Around 1,000 neo-Nazis had secured permission to march through the town to supposedly mark the deaths of the thousands killed in the bombing raids of January 16, 1945.
“The neo-Nazis who today make as if they are grieving for those Germans killed in the air raids perpetuate the sowing of hatred for other people and different ways of thinking,” said Interior Minister for Saxony-Anhalt Holger Hövelmann.
He said it was a provocation and an insult to all victims of the war that neo-Nazis should march on such an anniversary.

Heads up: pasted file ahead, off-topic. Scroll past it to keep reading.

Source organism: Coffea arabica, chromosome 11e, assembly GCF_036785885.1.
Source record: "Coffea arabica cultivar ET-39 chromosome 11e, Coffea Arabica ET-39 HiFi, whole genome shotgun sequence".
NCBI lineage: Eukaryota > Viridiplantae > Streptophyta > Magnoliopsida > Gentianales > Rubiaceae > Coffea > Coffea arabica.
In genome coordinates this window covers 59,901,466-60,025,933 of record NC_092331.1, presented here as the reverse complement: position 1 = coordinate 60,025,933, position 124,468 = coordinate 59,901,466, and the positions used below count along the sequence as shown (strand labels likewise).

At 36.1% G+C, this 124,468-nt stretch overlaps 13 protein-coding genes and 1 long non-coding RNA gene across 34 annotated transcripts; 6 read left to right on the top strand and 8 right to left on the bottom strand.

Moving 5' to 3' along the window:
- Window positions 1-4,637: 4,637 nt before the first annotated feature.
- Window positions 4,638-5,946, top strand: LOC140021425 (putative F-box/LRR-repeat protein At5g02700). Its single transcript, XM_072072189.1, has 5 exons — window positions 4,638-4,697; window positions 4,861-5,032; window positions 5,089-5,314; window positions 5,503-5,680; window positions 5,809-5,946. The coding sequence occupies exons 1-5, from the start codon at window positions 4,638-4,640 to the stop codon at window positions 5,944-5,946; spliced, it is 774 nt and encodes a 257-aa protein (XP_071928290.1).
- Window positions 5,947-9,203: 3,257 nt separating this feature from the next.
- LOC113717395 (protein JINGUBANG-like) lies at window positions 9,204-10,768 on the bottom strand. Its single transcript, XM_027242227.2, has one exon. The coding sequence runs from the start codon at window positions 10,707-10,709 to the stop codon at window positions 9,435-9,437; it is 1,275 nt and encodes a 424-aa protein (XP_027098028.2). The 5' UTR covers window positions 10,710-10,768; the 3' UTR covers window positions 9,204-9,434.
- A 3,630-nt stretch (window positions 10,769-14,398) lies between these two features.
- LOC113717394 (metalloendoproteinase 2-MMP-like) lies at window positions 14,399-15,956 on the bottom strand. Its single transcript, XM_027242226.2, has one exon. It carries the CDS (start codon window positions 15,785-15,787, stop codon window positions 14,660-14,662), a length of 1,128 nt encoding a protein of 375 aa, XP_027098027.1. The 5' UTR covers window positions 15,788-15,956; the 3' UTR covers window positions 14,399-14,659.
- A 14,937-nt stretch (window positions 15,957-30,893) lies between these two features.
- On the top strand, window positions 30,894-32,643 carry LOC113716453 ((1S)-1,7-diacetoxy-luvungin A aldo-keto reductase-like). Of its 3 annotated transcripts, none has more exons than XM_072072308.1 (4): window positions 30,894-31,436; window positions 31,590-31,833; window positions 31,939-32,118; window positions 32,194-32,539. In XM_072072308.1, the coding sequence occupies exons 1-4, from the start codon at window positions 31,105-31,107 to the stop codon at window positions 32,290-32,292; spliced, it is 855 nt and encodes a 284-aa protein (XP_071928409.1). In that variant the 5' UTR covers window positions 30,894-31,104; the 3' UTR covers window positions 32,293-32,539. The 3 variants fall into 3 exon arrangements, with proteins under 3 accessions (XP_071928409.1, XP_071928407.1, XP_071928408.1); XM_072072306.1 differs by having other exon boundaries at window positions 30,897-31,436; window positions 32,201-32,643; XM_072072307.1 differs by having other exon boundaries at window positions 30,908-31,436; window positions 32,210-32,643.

Some of those opposing the neo-Nazi march tried to stop it, attempting to break through police lines. A police spokesman said that 1,200 police officers were on hand and used truncheons at times to keep the neo-Nazis and their opponents apart. Eleven people were arrested.
In 2009 more than 100 associations, volunteer organisations, church groups and other parties joined forces to organise the “Mile of Democracy” for the first time to oppose the annual neo-Nazi march.